This is not the brutal story "The Panopticon" is, but then "The Sunlight Pilgrims is not as powerful either.
There are similarities, as with teenagers being a focus of each novel, but 'Sunlight' does not feel rushed and the temperatures keep getting lower and lower.
I would have liked to know more about Constance and her back-story, but I quibble.
Don't let the apocalypse/global warming backdrop dissuade you from trying this book. Nor, if "The Panopticon" was not to your liking. This story is about three people and takes place during a very brutal winter in a small place in Scotland.
The world has evolved where we have distributed governments based on population densities of 100K called Centenals. In large cities you may only need to walk a block to change governments.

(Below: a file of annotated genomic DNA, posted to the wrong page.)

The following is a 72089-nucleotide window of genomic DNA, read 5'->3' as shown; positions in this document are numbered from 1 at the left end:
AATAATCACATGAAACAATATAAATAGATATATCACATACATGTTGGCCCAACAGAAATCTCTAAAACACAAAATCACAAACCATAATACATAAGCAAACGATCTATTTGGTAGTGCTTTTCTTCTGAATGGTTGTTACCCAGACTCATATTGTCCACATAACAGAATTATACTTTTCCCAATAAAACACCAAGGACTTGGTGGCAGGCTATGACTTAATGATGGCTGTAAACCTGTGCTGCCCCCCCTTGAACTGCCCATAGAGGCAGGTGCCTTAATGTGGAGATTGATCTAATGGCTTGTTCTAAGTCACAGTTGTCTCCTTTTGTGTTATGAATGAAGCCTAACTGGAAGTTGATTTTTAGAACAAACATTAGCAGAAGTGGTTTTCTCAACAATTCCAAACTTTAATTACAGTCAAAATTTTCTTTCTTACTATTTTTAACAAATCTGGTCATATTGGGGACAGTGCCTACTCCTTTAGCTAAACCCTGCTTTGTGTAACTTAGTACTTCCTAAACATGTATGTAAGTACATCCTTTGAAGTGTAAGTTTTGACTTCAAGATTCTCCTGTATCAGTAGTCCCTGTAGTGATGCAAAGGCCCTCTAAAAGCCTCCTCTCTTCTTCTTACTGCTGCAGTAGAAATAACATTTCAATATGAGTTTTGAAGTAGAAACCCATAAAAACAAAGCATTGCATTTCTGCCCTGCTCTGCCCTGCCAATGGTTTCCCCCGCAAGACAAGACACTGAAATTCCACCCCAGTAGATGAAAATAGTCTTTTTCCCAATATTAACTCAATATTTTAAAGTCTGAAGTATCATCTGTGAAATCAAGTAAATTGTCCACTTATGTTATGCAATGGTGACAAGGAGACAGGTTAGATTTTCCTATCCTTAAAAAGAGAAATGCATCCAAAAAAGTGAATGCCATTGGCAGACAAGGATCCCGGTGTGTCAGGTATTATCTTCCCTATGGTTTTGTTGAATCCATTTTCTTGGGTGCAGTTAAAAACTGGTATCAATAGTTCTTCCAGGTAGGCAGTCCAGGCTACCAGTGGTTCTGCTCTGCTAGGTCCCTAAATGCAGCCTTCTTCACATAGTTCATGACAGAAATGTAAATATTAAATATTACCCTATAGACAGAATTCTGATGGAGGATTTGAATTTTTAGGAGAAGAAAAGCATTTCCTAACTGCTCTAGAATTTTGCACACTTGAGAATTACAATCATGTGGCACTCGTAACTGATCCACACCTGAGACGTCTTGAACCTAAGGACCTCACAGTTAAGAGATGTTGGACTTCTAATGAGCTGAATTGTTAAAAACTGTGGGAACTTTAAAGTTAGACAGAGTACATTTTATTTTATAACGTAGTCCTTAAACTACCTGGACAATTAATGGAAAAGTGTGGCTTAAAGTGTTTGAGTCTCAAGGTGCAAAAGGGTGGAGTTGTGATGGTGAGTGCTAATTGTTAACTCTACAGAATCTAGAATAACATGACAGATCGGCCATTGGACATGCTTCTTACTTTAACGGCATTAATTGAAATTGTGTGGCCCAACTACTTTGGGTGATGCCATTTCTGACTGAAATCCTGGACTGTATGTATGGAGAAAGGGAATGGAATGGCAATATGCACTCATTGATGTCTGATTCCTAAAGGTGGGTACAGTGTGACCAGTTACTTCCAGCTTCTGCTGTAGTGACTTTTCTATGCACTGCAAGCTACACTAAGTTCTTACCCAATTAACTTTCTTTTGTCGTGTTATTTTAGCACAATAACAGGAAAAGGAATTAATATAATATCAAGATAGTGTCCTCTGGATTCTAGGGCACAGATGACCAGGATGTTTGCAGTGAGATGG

Elections are held once every 10 years and it's election time. And someone is trying to manipulate the outcome.
As a political thriller it's 3-stars. From a technical perspective a four star. The future created here is not dystopian. It is just very different. The divisions of cities into micro-governments is interesting and similar to the set up in "The City & the City" by China Mieville. But with open borders.
At it's heart the book is about big data. Ms. Older created an all 'data'-encompassing agency called Information. They are responsible for managing the elections and managing all content for everyone. This is not an 'evil' organization but one that has access to all the data. In the world. And it is the data that the answers to the questions reside.
This was on my kids summer reading list for 7th grade so I thought I would read it.
I don't think much of "A Wrinkle in Time". A good start and a rushed ending. No character development. Even one my daughters was unimpressed.